Childhood gastrointestinal complaints in women with bulimia nervosa
Article first published online: 8 APR 2005
Copyright © 2005 Wiley Periodicals, Inc.
International Journal of Eating Disorders
Volume 37, Issue 3, pages 256–260, April 2005
How to Cite
Gendall, K. A., Joyce, P. R., Carter, F. A., McIntosh, V. V. and Bulik, C. M. (2005), Childhood gastrointestinal complaints in women with bulimia nervosa. Int. J. Eat. Disord., 37: 256–260. doi: 10.1002/eat.20088
- Issue published online: 8 APR 2005
- Article first published online: 8 APR 2005
- Manuscript Accepted: 4 APR 2004
- gastrointestinal complications;
- bulimia nervosa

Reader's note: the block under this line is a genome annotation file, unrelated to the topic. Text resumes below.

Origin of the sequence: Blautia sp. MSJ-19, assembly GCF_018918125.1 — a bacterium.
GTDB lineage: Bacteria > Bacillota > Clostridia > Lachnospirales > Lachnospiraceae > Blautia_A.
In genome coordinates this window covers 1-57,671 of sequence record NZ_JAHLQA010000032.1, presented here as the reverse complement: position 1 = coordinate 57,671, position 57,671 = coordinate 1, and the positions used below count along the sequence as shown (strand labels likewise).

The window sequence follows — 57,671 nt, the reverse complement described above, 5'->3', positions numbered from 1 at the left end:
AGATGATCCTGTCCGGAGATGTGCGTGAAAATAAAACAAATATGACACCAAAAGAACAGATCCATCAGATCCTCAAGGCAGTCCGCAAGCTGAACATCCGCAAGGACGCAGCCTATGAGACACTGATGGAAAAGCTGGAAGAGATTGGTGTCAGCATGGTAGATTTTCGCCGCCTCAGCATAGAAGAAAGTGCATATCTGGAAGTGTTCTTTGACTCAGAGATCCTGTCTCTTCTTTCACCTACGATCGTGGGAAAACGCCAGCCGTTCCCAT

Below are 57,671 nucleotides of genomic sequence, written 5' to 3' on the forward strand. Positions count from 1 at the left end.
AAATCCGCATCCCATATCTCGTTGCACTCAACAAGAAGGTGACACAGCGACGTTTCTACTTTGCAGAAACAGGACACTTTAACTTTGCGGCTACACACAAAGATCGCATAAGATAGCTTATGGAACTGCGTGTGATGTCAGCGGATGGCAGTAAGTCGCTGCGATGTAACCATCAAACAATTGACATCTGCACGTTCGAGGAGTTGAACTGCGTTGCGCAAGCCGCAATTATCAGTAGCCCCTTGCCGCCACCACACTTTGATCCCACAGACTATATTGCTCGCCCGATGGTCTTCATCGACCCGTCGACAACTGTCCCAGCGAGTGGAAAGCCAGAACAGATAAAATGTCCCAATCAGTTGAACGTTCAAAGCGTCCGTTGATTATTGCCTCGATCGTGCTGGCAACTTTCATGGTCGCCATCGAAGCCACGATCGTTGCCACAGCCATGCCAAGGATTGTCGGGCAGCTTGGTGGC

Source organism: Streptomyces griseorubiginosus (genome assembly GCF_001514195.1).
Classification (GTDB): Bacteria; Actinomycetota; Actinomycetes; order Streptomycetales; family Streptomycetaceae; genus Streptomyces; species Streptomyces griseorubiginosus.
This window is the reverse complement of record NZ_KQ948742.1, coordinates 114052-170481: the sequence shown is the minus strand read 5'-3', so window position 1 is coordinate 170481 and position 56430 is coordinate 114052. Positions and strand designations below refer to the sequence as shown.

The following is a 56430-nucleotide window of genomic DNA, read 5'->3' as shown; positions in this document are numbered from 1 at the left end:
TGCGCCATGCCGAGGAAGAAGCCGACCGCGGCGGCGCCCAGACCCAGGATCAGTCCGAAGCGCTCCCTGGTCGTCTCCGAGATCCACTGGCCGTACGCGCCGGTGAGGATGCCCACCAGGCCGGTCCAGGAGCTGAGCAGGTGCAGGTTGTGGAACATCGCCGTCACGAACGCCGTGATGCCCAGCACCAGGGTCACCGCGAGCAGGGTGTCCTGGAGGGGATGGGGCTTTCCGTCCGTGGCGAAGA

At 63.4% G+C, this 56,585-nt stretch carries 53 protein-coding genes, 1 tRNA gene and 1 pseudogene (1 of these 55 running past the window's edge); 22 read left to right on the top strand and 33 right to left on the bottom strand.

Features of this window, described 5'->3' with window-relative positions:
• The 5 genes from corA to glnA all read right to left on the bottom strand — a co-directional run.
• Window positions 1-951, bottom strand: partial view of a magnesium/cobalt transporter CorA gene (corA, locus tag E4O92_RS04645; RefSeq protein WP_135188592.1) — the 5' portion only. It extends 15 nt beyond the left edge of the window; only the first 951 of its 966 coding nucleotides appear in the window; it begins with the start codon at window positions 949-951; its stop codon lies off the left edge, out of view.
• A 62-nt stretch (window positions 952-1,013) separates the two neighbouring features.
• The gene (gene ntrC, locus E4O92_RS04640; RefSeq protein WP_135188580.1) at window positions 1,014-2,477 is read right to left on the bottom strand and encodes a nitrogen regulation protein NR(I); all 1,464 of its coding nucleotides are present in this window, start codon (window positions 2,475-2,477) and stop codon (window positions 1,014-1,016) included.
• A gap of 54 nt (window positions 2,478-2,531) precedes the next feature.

The current study describes childhood gastrointestinal (GI) complaints in adult women presenting for a treatment trial for bulimia nervosa (BN) and examines the correlates of BN symptomatology.
The sample comprised 135 women with BN who underwent an assessment including questions regarding childhood GI complaints. Individuals were grouped into one of three categories: no GI complaints, GI complaints with/without constipation (GI complaints), and constipation only. Eating disorder psychopathology was compared across these groups.
One third of participants reported GI complaints or constipation only in childhood. Women with GI complaints were younger, and had an earlier onset of BN and self-induced vomiting compared with women with no GI complaints. Trends existed for a younger age of first binge, and a higher frequency of binge eating in this group.
These findings suggest that individuals with childhood GI complaints and other risk factors for BN may be at greater risk of developing a more severe eating disorder at an earlier age. © 2005 by Wiley Periodicals, Inc.